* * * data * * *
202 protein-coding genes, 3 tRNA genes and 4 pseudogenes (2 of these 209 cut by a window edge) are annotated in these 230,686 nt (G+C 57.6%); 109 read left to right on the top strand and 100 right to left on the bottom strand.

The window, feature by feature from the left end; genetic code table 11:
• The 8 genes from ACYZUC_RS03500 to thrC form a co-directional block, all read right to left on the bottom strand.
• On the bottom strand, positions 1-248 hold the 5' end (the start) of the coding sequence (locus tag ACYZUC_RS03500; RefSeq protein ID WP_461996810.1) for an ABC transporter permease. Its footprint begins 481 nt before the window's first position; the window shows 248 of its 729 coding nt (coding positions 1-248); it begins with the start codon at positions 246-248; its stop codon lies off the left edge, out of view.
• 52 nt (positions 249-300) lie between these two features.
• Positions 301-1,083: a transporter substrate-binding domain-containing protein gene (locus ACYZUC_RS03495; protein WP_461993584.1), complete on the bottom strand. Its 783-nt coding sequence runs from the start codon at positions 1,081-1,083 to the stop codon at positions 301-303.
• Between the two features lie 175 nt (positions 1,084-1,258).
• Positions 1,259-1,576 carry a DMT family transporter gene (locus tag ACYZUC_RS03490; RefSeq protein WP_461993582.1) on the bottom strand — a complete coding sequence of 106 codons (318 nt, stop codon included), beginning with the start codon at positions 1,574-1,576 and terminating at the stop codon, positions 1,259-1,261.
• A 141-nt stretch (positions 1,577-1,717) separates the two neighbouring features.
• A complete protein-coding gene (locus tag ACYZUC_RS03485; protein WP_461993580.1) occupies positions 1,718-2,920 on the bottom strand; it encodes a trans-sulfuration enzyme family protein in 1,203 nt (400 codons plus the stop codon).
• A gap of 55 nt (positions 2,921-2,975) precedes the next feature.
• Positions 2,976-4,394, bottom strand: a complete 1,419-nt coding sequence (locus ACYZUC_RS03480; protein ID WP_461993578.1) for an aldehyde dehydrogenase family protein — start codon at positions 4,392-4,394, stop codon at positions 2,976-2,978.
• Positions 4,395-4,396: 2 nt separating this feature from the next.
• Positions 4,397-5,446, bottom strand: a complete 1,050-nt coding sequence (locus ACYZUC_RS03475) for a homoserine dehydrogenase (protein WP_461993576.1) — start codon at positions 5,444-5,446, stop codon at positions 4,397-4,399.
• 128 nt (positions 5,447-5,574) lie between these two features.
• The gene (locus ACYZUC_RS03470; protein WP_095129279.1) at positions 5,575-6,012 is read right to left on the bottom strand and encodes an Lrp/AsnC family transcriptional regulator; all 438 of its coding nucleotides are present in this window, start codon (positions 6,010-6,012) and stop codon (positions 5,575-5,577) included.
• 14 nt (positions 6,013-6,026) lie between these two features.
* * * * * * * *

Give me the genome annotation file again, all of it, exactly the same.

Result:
202 protein-coding genes, 3 tRNA genes and 4 pseudogenes (2 of these 209 cut by a window edge) are annotated in these 230,686 nt (G+C 57.6%); 109 read left to right on the top strand and 100 right to left on the bottom strand.

The window, feature by feature from the left end; genetic code table 11:
• The 8 genes from ACYZUC_RS03500 to thrC form a co-directional block, all read right to left on the bottom strand.
• On the bottom strand, positions 1-248 hold the 5' end (the start) of the coding sequence (locus tag ACYZUC_RS03500; RefSeq protein ID WP_461996810.1) for an ABC transporter permease. Its footprint begins 481 nt before the window's first position; the window shows 248 of its 729 coding nt (coding positions 1-248); it begins with the start codon at positions 246-248; its stop codon lies off the left edge, out of view.
• 52 nt (positions 249-300) lie between these two features.
• Positions 301-1,083: a transporter substrate-binding domain-containing protein gene (locus ACYZUC_RS03495; protein WP_461993584.1), complete on the bottom strand. Its 783-nt coding sequence runs from the start codon at positions 1,081-1,083 to the stop codon at positions 301-303.
• Between the two features lie 175 nt (positions 1,084-1,258).
• Positions 1,259-1,576 carry a DMT family transporter gene (locus tag ACYZUC_RS03490; RefSeq protein WP_461993582.1) on the bottom strand — a complete coding sequence of 106 codons (318 nt, stop codon included), beginning with the start codon at positions 1,574-1,576 and terminating at the stop codon, positions 1,259-1,261.
• A 141-nt stretch (positions 1,577-1,717) separates the two neighbouring features.
• A complete protein-coding gene (locus tag ACYZUC_RS03485; protein WP_461993580.1) occupies positions 1,718-2,920 on the bottom strand; it encodes a trans-sulfuration enzyme family protein in 1,203 nt (400 codons plus the stop codon).
• A gap of 55 nt (positions 2,921-2,975) precedes the next feature.
• Positions 2,976-4,394, bottom strand: a complete 1,419-nt coding sequence (locus ACYZUC_RS03480; protein ID WP_461993578.1) for an aldehyde dehydrogenase family protein — start codon at positions 4,392-4,394, stop codon at positions 2,976-2,978.
• Positions 4,395-4,396: 2 nt separating this feature from the next.
• Positions 4,397-5,446, bottom strand: a complete 1,050-nt coding sequence (locus ACYZUC_RS03475) for a homoserine dehydrogenase (protein WP_461993576.1) — start codon at positions 5,444-5,446, stop codon at positions 4,397-4,399.
• 128 nt (positions 5,447-5,574) lie between these two features.
• The gene (locus ACYZUC_RS03470; protein WP_095129279.1) at positions 5,575-6,012 is read right to left on the bottom strand and encodes an Lrp/AsnC family transcriptional regulator; all 438 of its coding nucleotides are present in this window, start codon (positions 6,010-6,012) and stop codon (positions 5,575-5,577) included.
• 14 nt (positions 6,013-6,026) lie between these two features.